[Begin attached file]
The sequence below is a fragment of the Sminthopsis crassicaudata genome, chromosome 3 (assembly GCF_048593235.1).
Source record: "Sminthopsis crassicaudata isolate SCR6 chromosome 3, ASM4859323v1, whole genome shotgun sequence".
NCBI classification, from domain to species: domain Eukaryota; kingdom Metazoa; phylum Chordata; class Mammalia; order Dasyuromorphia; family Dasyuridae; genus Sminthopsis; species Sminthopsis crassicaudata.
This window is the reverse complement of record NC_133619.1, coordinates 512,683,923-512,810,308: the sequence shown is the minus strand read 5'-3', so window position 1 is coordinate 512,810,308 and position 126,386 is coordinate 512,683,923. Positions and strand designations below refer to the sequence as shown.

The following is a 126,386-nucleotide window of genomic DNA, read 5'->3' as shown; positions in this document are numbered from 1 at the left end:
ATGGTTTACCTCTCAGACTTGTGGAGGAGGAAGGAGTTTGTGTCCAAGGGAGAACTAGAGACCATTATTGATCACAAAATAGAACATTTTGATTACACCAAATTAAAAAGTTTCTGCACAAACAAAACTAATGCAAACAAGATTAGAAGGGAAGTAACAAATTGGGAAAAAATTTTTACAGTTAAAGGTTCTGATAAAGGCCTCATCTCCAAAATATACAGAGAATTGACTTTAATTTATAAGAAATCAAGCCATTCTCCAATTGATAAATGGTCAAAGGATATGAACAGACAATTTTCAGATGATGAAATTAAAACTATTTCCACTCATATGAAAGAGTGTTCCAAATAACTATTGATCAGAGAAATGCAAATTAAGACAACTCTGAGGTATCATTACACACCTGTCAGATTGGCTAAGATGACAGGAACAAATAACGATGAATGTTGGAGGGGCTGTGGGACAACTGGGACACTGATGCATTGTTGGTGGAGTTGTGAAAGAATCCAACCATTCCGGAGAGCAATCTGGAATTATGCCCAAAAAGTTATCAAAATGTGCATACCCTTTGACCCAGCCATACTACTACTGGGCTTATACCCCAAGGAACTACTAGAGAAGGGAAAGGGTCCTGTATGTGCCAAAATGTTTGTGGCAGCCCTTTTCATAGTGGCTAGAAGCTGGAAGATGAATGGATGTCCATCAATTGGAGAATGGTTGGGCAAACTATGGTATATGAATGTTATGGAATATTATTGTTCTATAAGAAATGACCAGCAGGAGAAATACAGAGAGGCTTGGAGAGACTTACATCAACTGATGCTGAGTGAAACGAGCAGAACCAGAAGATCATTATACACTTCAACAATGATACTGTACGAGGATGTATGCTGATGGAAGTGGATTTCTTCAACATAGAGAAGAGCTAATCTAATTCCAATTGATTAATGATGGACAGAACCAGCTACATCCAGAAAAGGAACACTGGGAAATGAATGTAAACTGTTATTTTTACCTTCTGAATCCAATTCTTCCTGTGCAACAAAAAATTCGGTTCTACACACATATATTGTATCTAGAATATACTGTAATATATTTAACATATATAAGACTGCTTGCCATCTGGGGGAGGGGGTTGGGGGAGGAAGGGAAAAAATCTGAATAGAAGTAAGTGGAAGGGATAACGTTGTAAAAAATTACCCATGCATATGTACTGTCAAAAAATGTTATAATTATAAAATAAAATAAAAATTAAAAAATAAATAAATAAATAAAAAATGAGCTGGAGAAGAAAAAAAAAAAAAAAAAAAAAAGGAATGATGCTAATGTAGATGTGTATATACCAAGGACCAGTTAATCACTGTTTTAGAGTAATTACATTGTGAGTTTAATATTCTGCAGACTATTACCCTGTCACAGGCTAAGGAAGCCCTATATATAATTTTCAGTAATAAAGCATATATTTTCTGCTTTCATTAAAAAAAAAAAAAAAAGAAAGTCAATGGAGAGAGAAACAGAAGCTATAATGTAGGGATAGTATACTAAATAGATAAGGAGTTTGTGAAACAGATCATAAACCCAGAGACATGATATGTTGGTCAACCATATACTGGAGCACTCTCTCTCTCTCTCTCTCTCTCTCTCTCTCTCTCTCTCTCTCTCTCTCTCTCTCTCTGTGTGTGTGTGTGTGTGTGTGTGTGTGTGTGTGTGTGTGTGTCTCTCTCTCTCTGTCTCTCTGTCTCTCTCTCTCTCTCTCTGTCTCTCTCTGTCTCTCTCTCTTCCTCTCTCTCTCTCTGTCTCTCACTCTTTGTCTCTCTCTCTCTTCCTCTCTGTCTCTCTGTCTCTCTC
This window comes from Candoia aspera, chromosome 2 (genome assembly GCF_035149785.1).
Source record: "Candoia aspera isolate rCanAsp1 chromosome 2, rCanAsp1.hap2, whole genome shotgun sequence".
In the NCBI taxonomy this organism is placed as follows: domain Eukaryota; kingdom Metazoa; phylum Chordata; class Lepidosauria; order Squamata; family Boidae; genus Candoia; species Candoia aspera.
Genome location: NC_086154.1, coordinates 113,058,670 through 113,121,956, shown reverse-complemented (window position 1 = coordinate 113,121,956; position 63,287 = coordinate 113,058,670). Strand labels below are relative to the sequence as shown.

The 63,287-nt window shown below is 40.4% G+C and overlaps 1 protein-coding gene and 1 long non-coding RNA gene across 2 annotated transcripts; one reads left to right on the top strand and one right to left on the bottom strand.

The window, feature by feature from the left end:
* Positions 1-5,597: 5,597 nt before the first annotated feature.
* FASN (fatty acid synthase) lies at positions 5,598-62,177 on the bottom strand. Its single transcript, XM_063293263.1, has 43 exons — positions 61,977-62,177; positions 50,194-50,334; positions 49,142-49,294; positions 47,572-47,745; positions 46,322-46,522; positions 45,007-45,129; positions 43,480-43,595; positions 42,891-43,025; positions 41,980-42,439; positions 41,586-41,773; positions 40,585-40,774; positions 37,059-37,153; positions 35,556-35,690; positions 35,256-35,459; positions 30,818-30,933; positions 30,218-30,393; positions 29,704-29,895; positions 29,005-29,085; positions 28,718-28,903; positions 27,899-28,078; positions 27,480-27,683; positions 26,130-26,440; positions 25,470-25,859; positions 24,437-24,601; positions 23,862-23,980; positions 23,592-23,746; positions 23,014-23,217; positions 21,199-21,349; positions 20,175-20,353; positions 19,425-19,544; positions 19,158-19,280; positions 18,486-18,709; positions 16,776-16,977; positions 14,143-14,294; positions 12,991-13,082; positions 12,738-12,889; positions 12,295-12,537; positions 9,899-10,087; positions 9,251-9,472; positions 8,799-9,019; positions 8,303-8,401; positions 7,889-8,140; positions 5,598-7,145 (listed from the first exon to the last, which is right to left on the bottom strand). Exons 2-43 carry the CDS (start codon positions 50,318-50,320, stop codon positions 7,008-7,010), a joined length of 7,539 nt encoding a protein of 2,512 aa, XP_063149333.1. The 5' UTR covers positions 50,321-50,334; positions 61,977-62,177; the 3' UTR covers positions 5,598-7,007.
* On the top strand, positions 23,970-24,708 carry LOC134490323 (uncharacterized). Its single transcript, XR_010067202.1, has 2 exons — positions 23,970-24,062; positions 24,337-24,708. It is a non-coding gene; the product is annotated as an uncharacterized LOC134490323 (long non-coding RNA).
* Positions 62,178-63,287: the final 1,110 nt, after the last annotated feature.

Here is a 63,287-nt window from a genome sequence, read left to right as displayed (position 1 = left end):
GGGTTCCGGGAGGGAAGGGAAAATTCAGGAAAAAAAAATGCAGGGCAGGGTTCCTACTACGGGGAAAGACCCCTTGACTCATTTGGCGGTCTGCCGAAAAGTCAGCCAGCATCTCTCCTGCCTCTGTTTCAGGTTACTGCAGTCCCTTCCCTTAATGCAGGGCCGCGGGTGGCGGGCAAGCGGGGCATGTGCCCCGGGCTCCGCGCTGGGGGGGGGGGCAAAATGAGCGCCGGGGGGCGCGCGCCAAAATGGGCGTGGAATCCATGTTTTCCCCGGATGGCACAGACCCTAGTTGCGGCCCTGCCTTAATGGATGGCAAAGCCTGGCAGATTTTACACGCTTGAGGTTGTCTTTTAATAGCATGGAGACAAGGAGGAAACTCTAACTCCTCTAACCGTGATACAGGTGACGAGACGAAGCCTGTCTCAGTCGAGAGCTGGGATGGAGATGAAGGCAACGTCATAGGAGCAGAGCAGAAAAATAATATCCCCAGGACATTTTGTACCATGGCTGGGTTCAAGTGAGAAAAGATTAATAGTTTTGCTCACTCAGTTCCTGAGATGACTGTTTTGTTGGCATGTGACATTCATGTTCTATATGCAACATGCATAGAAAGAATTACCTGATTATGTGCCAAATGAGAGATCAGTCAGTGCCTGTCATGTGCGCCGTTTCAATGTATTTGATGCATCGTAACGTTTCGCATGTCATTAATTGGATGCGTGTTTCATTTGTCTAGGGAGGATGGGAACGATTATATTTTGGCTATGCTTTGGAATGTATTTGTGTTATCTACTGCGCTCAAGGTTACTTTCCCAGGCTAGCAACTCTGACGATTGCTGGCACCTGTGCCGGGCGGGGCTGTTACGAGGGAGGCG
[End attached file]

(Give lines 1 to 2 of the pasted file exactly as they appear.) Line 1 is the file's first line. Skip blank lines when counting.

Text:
The sequence below is a fragment of the Sminthopsis crassicaudata genome, chromosome 3 (assembly GCF_048593235.1).
Source record: "Sminthopsis crassicaudata isolate SCR6 chromosome 3, ASM4859323v1, whole genome shotgun sequence".